• 14.  Law of ExerciseThe Law of Exercise stresses the idea that repetition is basic to the development of adequate responses; things most often repeated are easiest remembered. The mind can rarely recall new concepts or practices after a single exposure, but every time it is practiced, learning continues and is enforced. The instructor must provide opportunities for trainees to practice or repeat the task. Repetition consists of many types of activities, including recall, review, restatement, manual drill and physical application. Remember that practice makes permanent, not perfect unless the task is taught correctly.
  • 15. Law of Effect This law involves the emotional reaction of the learner.Learning will always be much more effective when a feelingof satisfaction, pleasantness, or reward accompanies or is aresult of the learning process. Learning is strengthened whenit is accompanied by a pleasant or satisfying feeling and thatit is weakened when it is associated with an unpleasantexperience. An experience that produces feelings of defeat,frustration, anger or confusion in a trainee is unpleasant.Instructors should be cautious about using negativemotivation. Usually it is better to show trainees that a problemis not impossible, but is within their capability to understandand solve.
  • 16. Principles
  • 17.  Learning requires both practice and rewards (laws of effect /exercise) A series of S-R connections can be chained together if they belong to the same action sequence (law of readiness). Transfer of learning occurs because of previously encountered situations. Intelligence is a function of the number of connections learned.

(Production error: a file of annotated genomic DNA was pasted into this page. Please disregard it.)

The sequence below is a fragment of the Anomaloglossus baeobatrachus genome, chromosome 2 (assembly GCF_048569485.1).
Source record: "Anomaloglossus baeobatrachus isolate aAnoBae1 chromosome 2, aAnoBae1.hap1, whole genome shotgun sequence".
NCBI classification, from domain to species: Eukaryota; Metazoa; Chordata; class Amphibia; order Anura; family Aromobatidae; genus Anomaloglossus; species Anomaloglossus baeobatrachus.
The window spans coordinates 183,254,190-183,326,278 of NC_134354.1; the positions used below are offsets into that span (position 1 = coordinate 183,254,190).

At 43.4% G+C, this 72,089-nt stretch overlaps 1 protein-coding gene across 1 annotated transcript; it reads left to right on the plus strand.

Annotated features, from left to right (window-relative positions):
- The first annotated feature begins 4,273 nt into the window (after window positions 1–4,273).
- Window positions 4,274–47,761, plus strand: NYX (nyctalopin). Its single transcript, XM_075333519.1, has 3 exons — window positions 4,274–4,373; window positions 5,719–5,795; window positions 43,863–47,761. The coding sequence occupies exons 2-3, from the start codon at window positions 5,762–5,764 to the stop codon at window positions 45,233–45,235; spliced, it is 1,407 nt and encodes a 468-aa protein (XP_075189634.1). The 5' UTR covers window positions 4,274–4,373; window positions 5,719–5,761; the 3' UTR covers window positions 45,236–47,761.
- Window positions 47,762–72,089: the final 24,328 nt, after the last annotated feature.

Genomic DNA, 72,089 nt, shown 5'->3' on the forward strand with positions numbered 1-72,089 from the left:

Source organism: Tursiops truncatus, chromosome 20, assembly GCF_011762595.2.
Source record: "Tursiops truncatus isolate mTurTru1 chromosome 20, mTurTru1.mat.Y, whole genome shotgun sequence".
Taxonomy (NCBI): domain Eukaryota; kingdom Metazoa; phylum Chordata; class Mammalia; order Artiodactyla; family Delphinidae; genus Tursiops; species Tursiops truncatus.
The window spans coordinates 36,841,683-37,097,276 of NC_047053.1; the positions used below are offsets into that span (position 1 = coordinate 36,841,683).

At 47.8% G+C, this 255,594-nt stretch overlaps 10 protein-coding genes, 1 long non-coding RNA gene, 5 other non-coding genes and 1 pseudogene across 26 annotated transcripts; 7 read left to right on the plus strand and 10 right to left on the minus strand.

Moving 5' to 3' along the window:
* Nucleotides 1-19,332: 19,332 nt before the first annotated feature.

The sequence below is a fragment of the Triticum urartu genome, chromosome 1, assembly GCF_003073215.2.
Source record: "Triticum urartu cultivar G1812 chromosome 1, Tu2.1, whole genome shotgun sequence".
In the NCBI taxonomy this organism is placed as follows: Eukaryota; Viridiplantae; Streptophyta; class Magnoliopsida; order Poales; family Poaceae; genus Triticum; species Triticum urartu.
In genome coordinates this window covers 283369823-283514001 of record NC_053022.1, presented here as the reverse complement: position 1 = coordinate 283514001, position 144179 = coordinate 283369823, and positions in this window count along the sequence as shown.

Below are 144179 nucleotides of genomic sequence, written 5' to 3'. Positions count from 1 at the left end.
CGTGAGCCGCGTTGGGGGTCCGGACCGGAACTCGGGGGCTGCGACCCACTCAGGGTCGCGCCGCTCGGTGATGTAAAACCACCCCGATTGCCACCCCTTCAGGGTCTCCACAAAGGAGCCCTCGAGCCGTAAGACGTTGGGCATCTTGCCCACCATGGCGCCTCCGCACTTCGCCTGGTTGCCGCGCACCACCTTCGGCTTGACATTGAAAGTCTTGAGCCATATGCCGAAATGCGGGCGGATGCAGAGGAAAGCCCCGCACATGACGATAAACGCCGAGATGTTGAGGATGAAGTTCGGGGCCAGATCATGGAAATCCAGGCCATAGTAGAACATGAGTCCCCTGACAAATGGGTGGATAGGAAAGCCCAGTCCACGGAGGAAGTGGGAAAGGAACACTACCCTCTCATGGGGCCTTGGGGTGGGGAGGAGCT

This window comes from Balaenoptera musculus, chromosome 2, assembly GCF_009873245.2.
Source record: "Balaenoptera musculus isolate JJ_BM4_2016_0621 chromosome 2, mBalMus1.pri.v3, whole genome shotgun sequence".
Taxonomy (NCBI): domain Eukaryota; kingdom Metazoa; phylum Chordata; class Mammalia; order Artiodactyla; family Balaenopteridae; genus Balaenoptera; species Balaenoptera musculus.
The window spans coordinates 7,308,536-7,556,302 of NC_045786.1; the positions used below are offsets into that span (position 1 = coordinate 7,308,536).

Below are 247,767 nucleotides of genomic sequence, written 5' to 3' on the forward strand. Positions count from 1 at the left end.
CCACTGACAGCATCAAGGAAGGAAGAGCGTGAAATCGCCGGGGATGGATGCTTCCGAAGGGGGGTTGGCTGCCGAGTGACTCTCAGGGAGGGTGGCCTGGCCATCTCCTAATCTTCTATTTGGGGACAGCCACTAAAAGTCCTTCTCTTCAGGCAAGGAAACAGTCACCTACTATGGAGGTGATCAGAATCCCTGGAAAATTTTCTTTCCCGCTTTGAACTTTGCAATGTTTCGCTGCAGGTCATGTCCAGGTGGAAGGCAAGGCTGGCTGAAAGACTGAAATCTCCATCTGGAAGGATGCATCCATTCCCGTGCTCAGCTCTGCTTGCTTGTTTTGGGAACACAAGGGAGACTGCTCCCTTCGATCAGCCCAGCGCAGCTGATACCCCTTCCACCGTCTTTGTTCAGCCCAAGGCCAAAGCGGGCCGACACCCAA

• 18. Individuals behind BEHAVIORISM Who am I?(perhaps, the fusion of DODENG DAGA and MOJO JOJO … hmmm :D)
  • 19. History of Behaviorism John B. Watson (1878 – 1958) – American “Founding Father of Behaviorism” – “Little Albert”  Application of Classical Conditioning to induce learned fear in baby Albert
  • 20. Presuppositions of Behaviorism  Man has no soul or mind  Behavior is a product of conditioning  We do not consciously act  We are not responsible for our actions
  • 21. History of Behaviorism B.F. Skinner (1904 – 1990) – American student of Thorndike He created the principles of Operant Conditioning, which include: 1. Positive Reinforcement 2. Negative Reinforcement 3. Punishment 4. Extinction
  • 22. Operant Conditioning Positive reinforcement: Good job! Here, have some candy. Negative reinforcement: Good job! No chores for you today. Punishment: Bad boy! No dessert for you.
  • 23. ExtinctionJose has been a bad boy. He shouts out answersin class instead of raising his hand like everyoneelse.–The teacher tolerates this for 2-3 days but thendecides to ignore Jose whenever he does this.–When Jose continues this behavior, the teachermakes a greater effort to ignore Jose.–Soon, Jose stops the behavior. (Wolfgang, 2001)
  • 24. Shaping of BehaviorBehavioral ChainingReinforcement SchedulesFixed Interval SchedulesVariable Interval SchedulesFixed Ratio SchedulesVariable Ratio Schedules
  • 25. Implications of Operant Conditioning Practice should take the form of question – answer frames which expose the student to the subject in gradual steps. Require that the learner makes a response for every frame and receives immediate feedback.
  • 26.  Try to arrange the difficulty of the questions so the response is always correct and hence, a positive reinforcement. Ensure the good performance in the lesson is paired with secondary reinforcers such as verbal praise, prizes and good grades.